Here are my top five tips for when you’re just starting out

Starting a business is often heart over logic.

So, you want to start your own business? Maybe get VC funding? Maybe turn it into a lifestyle business? Maybe build it just to collect passive income?

The idea may have struck you casually but then you thought to give it a chance.

Becoming an entrepreneur is a journey in itself. You’ll learn more about yourself than any other time in your professional career. You’ll learn what is important and what’s not while trying to take your business from 0 to 1. Most of the time, getting started is the most difficult part. How do you get started? What steps should I prioritize first? What will actually move the needle?

Top 5 Priorities for the startup founder

As a startup founder, your job is to get to revenue or user engagement as fast as possible. Your job is to make decisions. Actually, your job is to make the right decisions in a sea of decisions. How do you make the right decision? How should I prioritize when every issue looks to be important?

Here are my top five priorities for those just starting out.

The ultimate metric is cash

It’s not the profitability but the cash flow that makes or breaks the startup.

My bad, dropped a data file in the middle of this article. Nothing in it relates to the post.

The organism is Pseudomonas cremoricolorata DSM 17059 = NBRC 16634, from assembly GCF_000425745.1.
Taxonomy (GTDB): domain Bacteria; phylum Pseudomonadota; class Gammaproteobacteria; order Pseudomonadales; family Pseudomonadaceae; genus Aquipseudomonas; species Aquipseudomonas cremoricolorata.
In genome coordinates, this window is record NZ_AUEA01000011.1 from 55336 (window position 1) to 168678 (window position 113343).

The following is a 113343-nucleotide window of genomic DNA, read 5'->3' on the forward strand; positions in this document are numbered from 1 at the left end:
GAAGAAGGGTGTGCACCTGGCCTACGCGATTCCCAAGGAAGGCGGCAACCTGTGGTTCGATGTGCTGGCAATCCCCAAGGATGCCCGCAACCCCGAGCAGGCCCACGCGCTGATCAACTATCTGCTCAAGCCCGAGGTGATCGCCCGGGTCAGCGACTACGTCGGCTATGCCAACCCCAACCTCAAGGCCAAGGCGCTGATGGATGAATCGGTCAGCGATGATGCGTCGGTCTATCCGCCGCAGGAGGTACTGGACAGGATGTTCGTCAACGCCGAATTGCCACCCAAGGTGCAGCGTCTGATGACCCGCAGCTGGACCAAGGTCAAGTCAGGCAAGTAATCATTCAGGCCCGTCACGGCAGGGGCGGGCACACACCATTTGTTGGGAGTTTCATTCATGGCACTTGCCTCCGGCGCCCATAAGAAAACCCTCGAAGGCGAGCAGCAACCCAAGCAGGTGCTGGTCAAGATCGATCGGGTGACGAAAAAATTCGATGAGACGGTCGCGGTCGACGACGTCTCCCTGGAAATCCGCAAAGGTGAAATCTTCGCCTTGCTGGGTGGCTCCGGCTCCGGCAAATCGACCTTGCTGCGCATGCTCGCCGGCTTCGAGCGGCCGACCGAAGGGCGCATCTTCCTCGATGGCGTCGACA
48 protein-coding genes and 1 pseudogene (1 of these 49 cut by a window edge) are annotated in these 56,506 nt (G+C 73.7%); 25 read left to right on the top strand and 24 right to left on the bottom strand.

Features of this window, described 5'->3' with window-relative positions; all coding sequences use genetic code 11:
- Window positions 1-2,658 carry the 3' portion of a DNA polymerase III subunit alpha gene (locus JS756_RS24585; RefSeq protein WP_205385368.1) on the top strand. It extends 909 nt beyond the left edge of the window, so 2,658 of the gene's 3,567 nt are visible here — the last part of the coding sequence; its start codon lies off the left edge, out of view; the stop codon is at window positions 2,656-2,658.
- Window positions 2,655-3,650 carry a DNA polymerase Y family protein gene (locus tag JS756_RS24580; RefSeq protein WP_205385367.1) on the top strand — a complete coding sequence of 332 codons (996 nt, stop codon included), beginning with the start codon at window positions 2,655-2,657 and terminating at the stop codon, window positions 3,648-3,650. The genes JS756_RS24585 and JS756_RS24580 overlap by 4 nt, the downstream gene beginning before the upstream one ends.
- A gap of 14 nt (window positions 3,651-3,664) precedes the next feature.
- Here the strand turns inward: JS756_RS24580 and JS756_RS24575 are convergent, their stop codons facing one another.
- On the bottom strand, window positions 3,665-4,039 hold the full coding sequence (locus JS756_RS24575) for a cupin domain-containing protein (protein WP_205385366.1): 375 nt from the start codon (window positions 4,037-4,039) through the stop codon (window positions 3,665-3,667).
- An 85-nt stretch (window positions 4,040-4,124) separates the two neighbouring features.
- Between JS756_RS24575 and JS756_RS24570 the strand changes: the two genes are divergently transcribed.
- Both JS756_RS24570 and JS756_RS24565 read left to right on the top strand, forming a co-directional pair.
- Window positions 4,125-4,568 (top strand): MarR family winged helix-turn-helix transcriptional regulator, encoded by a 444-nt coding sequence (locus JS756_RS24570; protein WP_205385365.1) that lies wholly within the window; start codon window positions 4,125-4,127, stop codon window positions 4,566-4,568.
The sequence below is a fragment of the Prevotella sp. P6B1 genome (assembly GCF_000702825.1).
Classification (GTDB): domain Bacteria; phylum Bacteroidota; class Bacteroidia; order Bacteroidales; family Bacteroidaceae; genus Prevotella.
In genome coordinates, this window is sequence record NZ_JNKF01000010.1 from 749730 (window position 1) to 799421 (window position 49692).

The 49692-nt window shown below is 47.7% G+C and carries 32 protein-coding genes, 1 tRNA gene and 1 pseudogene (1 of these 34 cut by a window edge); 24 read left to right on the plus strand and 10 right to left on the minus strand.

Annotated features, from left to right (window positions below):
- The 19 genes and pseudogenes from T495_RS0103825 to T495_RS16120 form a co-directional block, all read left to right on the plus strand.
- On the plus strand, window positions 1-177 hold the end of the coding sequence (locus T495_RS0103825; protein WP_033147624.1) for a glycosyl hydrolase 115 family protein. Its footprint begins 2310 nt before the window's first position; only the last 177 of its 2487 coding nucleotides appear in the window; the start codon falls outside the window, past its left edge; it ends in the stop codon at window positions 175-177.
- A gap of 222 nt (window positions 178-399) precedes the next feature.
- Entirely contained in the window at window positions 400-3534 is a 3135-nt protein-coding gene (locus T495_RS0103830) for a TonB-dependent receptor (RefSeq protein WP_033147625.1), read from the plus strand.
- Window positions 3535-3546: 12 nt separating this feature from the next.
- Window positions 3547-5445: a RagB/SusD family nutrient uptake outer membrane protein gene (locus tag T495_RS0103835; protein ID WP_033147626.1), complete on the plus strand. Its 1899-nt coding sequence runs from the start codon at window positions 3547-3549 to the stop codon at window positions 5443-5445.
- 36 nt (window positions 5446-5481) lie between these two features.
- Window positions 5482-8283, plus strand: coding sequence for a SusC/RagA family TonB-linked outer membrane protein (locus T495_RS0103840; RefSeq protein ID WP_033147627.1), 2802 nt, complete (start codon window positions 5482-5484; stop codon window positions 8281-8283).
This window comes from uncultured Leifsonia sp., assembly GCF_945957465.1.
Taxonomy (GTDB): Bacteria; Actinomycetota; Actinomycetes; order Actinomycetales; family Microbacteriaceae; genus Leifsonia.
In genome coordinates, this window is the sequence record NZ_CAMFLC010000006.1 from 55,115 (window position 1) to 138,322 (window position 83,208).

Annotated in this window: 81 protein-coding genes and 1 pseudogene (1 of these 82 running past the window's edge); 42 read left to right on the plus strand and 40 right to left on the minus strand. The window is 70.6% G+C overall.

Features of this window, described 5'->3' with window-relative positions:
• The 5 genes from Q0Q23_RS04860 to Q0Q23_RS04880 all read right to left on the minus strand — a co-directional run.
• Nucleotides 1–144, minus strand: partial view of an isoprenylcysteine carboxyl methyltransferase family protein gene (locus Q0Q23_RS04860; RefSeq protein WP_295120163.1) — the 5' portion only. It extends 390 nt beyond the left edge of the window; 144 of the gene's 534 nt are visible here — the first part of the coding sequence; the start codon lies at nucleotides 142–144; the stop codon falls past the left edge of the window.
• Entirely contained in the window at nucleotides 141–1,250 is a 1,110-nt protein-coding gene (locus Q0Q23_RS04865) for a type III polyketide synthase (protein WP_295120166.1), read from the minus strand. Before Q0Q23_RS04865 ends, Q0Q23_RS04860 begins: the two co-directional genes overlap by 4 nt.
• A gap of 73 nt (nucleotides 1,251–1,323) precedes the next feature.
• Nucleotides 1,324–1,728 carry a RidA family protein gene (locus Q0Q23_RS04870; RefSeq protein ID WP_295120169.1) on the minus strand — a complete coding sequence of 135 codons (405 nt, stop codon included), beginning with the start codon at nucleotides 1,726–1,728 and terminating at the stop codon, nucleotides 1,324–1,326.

The first and foremost thing about this journey is that your business idea has to solve a real-life problem. The building block for any successful startup is to solve a business need before the business mindset. Before you begin, go out and help someone or some company with their problems. This will help you understand how to position your product or service. In other words, you will be iterating on your product before even writing a single line of code.

Once their problem is solved, you then have an understanding of what your customer and users want, as well as how they want their problem solved (the latter probably being the most important nuance). Then go out and help someone else with their problems. Build your product at the same time and iterate until you have a real service or product to offer your customers and users. The cash flow problem solves itself — you’ll either have paying customers and/or you’ll have great metrics to take to a VC for funding — all with a product that’s being built as you help your customers (i.e., your customers are helping you fund your startup).